Although the public regulatory approach avoids the challenges associated with extrajudicial resolution, it is rife with inefficiency and unpredictability. (26) Federal agencies, for example, are subject to political will. Accordingly, resources and agendas can ebb and flow depending on the political party in power. (27) Further, information gaps make it difficult for agencies to effectively learn about employer misconduct. (28) Private parties, however, do not face these same concerns. An aggrieved employee, for instance, has to expend fewer resources to obtain information about wrongdoing. (29) After all, that employee himself was the one to experience the misconduct.
But the private regulatory approach also has downsides. Critics of private enforcement regimes argue that they empower judges to create public policy, discourage voluntary cooperation with law enforcement, and lead to inconsistent and confusing doctrine. (30) Because enforcement through private litigation is "fragmented and uncoordinated," such a regime may reduce the impact of the underlying legislation. (31) And compared to public regulatory bodies, private litigants often have inferior access to the comprehensive data needed to successfully litigate employment discrimination cases. (32) Finally, as this Note argues, a private enforcement regime allows parties to contract around regulatory laws, preventing enforcement altogether.
The Widespread Use of Employee Arbitration and Prelitigation Settlement Agreements
Mandatory arbitration agreements and prelitigation settlements are popular among employers for anticipating and resolving disputes with employees. Although these devices differ in a few key ways, particularly with respect to where bargaining power lies, they frequently share several common features, including deregulation and confidentiality.
Mandatory arbitration policies require employees, as a condition of their employment, to agree to resolve legal disputes with their employer through arbitration instead of going to court. (33) In arbitration, the parties choose an individual to adjudicate the case in accordance with their predetermined agreement. Because arbitration is generally deregulated, private, and deliberately secret, it can be difficult to generalize about what the employee arbitration process actually looks like. (34)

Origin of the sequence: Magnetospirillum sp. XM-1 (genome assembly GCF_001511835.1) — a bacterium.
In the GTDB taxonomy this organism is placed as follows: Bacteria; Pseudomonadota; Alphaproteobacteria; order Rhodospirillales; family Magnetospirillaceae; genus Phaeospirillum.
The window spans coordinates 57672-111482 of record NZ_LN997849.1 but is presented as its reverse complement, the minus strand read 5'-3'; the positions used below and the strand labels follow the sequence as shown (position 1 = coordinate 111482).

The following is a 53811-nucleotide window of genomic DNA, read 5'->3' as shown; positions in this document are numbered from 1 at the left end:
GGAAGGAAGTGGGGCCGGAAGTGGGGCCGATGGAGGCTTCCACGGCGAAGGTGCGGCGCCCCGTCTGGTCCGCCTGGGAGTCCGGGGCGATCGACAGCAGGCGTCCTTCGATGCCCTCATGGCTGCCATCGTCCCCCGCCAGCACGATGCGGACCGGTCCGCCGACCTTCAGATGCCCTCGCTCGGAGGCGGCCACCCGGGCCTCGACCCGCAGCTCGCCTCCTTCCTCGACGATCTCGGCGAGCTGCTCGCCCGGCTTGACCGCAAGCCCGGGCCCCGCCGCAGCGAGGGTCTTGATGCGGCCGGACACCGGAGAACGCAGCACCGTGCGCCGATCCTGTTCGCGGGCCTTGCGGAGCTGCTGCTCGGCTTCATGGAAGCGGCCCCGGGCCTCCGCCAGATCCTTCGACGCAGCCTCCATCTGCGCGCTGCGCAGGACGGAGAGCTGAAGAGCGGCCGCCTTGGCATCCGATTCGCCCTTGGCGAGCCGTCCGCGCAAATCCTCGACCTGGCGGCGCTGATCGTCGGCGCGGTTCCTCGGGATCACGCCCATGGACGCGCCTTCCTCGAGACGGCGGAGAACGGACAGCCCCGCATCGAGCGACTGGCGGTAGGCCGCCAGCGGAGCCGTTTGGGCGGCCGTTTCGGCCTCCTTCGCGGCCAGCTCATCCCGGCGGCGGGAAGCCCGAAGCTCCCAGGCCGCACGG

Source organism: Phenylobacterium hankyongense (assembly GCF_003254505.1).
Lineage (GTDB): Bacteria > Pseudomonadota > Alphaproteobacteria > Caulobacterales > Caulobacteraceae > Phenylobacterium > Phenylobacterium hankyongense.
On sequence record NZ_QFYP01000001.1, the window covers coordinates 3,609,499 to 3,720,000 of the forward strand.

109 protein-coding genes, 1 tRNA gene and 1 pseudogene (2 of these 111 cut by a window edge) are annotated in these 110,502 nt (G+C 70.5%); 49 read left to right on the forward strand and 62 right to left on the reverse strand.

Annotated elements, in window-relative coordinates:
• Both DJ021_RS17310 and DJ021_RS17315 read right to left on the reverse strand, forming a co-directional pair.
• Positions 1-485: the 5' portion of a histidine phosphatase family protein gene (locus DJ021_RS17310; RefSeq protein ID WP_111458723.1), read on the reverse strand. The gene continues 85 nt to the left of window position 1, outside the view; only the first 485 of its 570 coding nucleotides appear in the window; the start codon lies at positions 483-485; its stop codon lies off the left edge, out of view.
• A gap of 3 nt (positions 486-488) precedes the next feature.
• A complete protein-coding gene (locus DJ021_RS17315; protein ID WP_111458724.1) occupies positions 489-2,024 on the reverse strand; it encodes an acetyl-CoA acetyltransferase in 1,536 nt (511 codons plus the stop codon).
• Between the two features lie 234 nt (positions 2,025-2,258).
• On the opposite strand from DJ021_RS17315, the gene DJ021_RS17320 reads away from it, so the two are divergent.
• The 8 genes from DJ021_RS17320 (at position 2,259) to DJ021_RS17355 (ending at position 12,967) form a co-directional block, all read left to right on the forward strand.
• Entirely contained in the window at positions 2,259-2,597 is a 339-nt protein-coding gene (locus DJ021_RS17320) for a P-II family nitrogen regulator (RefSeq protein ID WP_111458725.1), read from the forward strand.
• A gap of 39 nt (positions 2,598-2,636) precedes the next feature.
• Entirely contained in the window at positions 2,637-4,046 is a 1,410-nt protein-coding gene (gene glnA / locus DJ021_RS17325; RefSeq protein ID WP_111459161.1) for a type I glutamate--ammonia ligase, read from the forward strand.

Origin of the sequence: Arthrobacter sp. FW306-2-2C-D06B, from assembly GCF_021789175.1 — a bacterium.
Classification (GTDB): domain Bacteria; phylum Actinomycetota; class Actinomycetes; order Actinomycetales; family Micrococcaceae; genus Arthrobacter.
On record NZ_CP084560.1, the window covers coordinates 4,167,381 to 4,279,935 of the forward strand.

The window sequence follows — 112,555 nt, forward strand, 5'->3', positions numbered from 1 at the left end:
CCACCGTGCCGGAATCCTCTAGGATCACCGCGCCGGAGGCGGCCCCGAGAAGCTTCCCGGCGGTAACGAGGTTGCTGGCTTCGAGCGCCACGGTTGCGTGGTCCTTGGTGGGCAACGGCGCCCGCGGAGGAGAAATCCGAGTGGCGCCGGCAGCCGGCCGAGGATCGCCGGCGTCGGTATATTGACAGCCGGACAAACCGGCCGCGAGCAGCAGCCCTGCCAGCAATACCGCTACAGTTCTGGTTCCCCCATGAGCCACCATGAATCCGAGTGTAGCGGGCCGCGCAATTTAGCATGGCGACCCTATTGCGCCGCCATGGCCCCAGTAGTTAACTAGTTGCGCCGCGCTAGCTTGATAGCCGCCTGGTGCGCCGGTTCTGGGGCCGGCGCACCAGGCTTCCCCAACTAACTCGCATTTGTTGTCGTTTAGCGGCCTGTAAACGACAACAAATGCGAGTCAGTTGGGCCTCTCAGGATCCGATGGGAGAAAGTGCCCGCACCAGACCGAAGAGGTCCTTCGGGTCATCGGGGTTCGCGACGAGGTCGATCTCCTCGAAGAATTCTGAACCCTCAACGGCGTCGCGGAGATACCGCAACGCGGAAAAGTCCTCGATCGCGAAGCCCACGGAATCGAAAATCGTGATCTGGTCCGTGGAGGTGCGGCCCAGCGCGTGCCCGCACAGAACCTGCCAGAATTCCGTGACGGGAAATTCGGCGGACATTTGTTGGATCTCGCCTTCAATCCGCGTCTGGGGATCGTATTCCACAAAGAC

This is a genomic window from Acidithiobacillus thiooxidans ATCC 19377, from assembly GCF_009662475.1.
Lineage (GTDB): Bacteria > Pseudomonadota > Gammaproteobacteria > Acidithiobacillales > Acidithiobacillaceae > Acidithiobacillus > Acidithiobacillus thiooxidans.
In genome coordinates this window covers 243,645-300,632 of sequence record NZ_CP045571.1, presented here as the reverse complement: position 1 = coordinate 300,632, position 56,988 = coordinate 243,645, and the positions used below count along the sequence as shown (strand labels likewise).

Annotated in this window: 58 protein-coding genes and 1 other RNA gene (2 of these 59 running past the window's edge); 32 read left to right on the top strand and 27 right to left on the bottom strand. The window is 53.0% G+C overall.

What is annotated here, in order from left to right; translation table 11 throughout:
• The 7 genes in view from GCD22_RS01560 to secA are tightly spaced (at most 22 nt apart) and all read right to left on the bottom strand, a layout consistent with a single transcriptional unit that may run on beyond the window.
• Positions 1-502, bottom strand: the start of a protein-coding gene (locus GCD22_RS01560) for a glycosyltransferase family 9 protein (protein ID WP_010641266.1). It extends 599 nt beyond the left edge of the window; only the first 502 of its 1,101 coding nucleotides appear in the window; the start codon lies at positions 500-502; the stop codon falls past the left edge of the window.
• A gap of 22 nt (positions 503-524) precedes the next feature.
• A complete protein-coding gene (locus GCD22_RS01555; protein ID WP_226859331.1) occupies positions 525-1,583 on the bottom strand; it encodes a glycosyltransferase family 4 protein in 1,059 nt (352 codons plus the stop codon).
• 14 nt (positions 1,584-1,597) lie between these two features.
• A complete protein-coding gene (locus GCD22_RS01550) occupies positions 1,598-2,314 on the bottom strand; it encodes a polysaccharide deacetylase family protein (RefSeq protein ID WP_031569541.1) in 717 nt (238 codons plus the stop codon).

Most arbitration agreements contain a contractual guarantee of confidentiality. (35) This guarantee is not imposed by federal statute. (36) Instead, the parties agree to it. (37) Employers, often repeat players in arbitral proceedings, may benefit from such confidentiality agreements. (38) When employment arbitrations are confidential, the employer is effectively shielded from embarrassing allegations, whether true or unfounded. (39) This protection from public scrutiny can save employers significant costs associated with negative publicity. (40) Given this potential benefit, a majority of predispute arbitration agreements include confidentiality provisions. (41)
Over the last twenty-five years, the use of employee arbitration agreements has grown substantially. In 2018, 56 percent of private-sector, nonunion employees were subject to mandatory arbitration agreements, amounting to over...